IMPROVING CUSTOMER LOYALTY LESSON PLAN
Suggested Method of Instruction:
The teacher or facilitator could either read through the content of the lesson or could require the students to read it on their own. After going over the content, students should answer the questions on their own in writing. When they are finished, the answers can be discussed aloud or could be reviewed by the teacher or facilitator.
Students' responses to the questions should be graded based on their honest ability to reflect on what the question was asking. Older students will obviously have more complex responses than younger students. Responses should demonstrate that the students have given serious consideration to them.
Optional Follow-up Activity:
Students should prepare a survey. The survey should ask questions related to how customer complaints have been handled. For example, one question might be “Have you ever complained to a business about a service or product?” Once the students prepare the survey, they should ask at least 10 other people to complete it. Using the information they collect on the surveys, students should write up a 2-page report about the way local businesses handle customer complaints, including a paragraph about how the process could be handled better.
In the last lesson, we talked about how to handle customer complaints. That's important to know for two reasons. The first reason is that customer complaints is a fact-of-life in any type of business. You won't always perform perfectly nor can you please everyone all the time. It's just not possible.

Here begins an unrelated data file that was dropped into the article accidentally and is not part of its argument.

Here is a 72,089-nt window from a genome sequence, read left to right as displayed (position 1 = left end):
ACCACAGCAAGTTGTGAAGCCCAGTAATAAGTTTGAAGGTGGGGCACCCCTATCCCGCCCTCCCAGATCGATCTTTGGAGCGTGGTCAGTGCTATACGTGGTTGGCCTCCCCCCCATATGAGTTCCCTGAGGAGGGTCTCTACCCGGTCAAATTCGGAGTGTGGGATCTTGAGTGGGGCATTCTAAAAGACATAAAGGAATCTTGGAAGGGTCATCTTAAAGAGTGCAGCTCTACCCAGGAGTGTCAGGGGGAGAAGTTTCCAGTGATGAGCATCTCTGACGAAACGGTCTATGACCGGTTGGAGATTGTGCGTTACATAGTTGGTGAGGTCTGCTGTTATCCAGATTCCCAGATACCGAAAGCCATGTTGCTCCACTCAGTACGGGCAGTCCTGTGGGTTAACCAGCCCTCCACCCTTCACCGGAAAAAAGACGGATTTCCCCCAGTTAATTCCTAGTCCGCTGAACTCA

The second reason is the focus of this lesson: customer complaints can actually improve customer loyalty. That means seem contradictory, but it's true and you'll learn how it happens and what part you play in generating that outcome.
Complaints = Customer Loyalty
Before I explain this connection, let me give you a couple of facts :
Fact #1: 91% of dissatisfied customers will never do business with that company again
Fact #2: Unhappy customers will share their dissatisfaction with between 8 to 16 people
Fact #3: Only 4% of dissatisfied customers will ever express their unhappiness to the company
When you put all three of these facts together, you see that you should be happy when a customer complains because it provides you with a chance to redeem yourself in their eyes AND to prevent your reputation from being ruined.
Lesson Printable Materials -
Print out the following pages for
use with this law intro lesson: